The food and the array of peripherals will seem familiar to bunny and horse breeders and includes such items as treats for happiness and enhancements for breeding as well as ‘Pet’ or ‘Breedable’ foods. I was disappointed with the way these looked, and hoped that these wouldn’t be a reflection upon the cats themselves. A quick IM to Zilar, Wildwood team member, allayed my fears..these extras aren’t supplied to testers in their finished form ( they’re going to be a surprise on release day) so it was on to the fun bit, unleashing the kits!They arrive in baskets very similar to the bunnies, and you birth them in the same way. So I took a deep breath and ‘birthed’ Almost immediately a very active and perfectly formed kitten appeared, and I zoomed in for a closer look. Readers they are so very pretty; beautifully crafted with cute faces and if you zoom up really close and go inside you’ll see that each one has inside them a skeleton fish! ( If you didn’t know inside each bunny is a heart; horses have horseshoes) Each cat is a perfectly acceptable 13 prims, and actually they move really well. With movement on I watched them trot around my lounge, lay down, stretch and interact with the environment. There is no running on the spot or poofing, issues that have plagued the poor Krazy Kitties since release. That said, they were floating above floor-level, but this I believe is a fault of Second Life and not the breedables themselves ( I’ve seen a similar issue affect bunnies too)
The menu for each cat is easy to use and features terminology that’s applicable to pretty much every Breedable on the grid. In fact the menu is practically an amalgamation of the bunny and horse menus. Of course you need to set a home location, a range and name your cat, but you can also opt for movement and animations to be on or off, as well as sound. Like Krazy Kitties, Wildwood Cats are a noisy lot, and the wowing and purring met with my real-life cats seal of approval. ( Well, actually it didn’t, my cats looked alarmed and looked around for the intruder in their midst)So far, so good. And even harder to believe, thus far I’ve not had a single issue to report back to the test forum. NOT ONE. For a Beta release this is unprecedented, but we’ve not quite hit 24 hours since release. Still, it bodes well for Wildwood. The real challenge will be when cats reach breeding age at 7 days old, then we will see how long pregnancy lasts, and if multiple births are an option too. At present there aren’t any scripted holds in these cats, but on release they will be totally huggable, something to look forward to.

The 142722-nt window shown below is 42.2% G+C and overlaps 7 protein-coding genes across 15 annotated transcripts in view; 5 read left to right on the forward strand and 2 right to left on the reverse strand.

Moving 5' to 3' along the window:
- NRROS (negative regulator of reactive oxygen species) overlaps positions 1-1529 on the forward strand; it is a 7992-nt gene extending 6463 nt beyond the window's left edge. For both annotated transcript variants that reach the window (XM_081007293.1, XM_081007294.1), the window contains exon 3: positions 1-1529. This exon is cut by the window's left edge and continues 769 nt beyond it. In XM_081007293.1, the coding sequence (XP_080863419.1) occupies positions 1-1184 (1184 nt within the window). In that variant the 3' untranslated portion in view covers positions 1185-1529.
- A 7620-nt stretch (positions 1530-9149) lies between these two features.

My first impressions are, well, beyond good.
Ok, I’m TOTALLY in love with them, they’re gorgeous and fun and EVERYTHING you need a breedable cat to be.
In fact, this has all been handled so totally professionally it makes me wonder if the creators behind the product have had past breedable creation experience in Second Life; I’m almost certain they have. The whole Beta release feels almost superfluous to requirements because these cats are working so well already. Of course a BETA is still a necessity, but Wildwood have evidently been working their butts off, researched the requirements of the market and they’re going to hit it with both barrels come release day, and believe me when these critters hit the grid you will notice.
I actually think these cats in particular have the potential to be bigger than the bunnies and the horses combined, and that is both a blessing AND a curse. We’ve seen how the secondary market has been left to run amok and impacted the Ozimals and Amaretto brands, so it’s essential that Wildwood learn from both these examples and ensure that steps are taken to ensure that whilst a secondary market will exist it won’t become crippled after a few short months of manic buying and sky-high pricing. There’s also another element to consider; Wildwood could potentially help both the bunny and horse markets too in a rather unprecedented way. They could attract those left disillusioned by happenings in the bunny and horse business, and find a niche for themselves in this new cat world. This in turn could enable the existing markets to breathe and attract even more new followers to the ranks to foster new growth. You know, we could yet see a return to the glory days of the Breedable business, but in a slightly more sustainable and healthy way. Wildwood could contribute to this in a number of ways, eg by limiting the amount of breeder or starter packs per avatar on release day. Such an idea may horrify you, but an initial limit on purchasing will encourage breeders to breed and resell their own stock amongst their peers. Wildwood will still make a terrific profit on food and cat essentials as well as future releases. Taking baby steps like this at release could guarantee a healthy start to what could be an enjoyable business in-world. I really hope Wildwood make a move similar to this one; within days of the horses going on release there were sims already bursting at the seams with foals, and already the horse market is starting to struggle just a matter of weeks after release. I’d hate to see the same mistake repeated, but such is the nature of Second Life.
But what of the Krazy Kitty? Well, don’t lose hope yet, although these were the first to emerge and have been heavily impacted by scripting issues they have a foothold already in the market, and because they operate in a different manner are sure to acquire enough followers to sustain their growth. Krazy Kitties have a lot of great features; they show imagination and humour ( Look, they bonk to get pregnant, what more do you need?) and are, despite their disco-bright colouring, uniquely cute with some great animations. I’m not abandoning them just yet, although I fear their journey is going to be a tad more fraught than that of the Wildwood Cat. Personally I hope for a Second Life of peace and harmony where the two of them can co-exist together, but then again I’m an old hippy at heart.
One thing’s for sure, the gloves are off, and neither are going down without a good scrap.
Let the cat fight begin, and trust me when I say we won’t have to wait long for round one…